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Geenivaramust välismeedias

Geenivaramust välismeedias

Estonian, British Databases Use "Opt-In" Policies

SCIENTISTS AROUND the world attempting similar genetic database projects have been watching DeCode's troubles closely, says Dr. Russ B. Altman, associate professor of genetics, medicine and computer science at the Stanford University Medical Center. Altman says that DeCode's public relations problems in Iceland made health database projects in other countries "more careful about the issue of privacy."

Other database projects include citizens in their databases based on consent that is informed (individuals must opt in) rather than presumed. That's the case with both the Estonian Genome Project Foundation, created by the government in 2001 to study the former Soviet republic's caucasian population—one that is more diverse than Iceland's—and the UK Biobank at the University of Manchester.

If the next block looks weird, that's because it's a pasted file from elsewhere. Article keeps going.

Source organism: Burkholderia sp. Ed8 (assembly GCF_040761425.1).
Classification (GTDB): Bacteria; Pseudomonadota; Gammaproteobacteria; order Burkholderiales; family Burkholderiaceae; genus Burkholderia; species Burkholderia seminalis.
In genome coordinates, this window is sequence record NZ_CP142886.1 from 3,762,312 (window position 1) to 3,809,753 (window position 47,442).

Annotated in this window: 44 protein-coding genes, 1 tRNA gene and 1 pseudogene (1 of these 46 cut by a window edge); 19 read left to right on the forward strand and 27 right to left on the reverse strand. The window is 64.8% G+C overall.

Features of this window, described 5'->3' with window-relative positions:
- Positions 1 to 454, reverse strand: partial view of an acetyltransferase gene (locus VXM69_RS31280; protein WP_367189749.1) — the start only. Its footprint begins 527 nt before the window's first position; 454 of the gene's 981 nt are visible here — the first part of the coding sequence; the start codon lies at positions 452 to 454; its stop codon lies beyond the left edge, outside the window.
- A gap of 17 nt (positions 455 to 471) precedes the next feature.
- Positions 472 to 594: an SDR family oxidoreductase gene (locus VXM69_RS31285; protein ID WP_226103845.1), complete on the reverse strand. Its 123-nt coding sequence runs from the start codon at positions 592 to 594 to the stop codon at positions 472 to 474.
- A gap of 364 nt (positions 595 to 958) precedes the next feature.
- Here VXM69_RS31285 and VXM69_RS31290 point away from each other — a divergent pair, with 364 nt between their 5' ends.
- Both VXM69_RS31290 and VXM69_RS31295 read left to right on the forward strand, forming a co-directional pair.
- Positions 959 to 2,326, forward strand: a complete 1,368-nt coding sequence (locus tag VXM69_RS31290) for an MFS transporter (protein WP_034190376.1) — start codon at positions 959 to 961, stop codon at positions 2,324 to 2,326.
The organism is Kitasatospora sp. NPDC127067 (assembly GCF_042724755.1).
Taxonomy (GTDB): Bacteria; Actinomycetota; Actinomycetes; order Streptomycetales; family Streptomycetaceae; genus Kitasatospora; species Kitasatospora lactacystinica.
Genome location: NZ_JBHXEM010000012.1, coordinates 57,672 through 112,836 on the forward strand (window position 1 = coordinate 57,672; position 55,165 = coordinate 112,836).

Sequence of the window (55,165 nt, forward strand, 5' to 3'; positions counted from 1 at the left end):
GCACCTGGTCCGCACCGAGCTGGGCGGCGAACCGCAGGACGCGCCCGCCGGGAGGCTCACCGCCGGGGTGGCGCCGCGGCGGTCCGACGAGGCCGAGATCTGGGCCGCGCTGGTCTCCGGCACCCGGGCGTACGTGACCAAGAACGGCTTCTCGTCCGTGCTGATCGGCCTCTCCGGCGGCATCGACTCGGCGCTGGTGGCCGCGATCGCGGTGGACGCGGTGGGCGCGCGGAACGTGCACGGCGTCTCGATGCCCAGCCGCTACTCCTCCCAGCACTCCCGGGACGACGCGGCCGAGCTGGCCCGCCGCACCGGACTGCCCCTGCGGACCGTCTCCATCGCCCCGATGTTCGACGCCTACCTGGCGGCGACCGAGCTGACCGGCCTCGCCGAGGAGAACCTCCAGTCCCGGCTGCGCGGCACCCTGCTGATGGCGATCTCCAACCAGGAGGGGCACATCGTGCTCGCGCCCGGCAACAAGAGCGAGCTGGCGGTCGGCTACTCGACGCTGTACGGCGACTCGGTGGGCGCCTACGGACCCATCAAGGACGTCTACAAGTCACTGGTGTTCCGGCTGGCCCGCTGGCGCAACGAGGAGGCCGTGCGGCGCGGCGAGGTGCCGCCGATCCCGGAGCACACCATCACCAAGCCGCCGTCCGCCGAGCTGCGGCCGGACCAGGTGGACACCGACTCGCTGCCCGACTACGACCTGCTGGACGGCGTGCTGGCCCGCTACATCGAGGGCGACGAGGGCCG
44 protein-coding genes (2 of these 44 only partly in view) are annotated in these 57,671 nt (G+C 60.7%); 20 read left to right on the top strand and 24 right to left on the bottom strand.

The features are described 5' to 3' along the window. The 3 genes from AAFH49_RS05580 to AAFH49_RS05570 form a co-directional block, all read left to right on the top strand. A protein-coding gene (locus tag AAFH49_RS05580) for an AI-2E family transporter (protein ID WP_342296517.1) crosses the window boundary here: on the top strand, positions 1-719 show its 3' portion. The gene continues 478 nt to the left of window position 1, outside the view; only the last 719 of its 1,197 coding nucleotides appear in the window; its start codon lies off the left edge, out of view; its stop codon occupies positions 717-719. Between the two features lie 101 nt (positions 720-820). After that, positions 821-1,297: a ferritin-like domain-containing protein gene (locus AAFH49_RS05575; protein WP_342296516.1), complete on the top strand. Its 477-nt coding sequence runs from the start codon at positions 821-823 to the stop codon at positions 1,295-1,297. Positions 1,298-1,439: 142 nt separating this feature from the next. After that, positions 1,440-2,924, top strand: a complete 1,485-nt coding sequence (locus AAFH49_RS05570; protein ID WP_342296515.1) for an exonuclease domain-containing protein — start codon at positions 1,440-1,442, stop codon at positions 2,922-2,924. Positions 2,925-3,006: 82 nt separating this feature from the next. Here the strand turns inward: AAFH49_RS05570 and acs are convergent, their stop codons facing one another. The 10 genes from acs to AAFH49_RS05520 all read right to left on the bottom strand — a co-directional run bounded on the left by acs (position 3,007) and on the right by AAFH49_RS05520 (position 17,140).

The UK Biobank, which aims to be the world's biggest resource for the study of nature and nurture in health issues by involving up to half a million participants, has also set up an ethics council to support research into ethical issues raised by the project and says it will allow "no exclusive access to [its database] by any one organisation or commercial company."

Efforts to reassure local populations have gone a long way. "I think that DeCode was already having sufficient troubles with public relations that the other efforts were more careful about the issue of privacy. Estonia seems to have gotten a system that people are happy with. The British effort seems to have addressed these issues satisfactorily," says Altman, who is a past president of the International Society for Computational Biology. "Although it might be a setback for DeCode, it might be a vindication of these other efforts and their approaches."

Allikas: CIO Magazine

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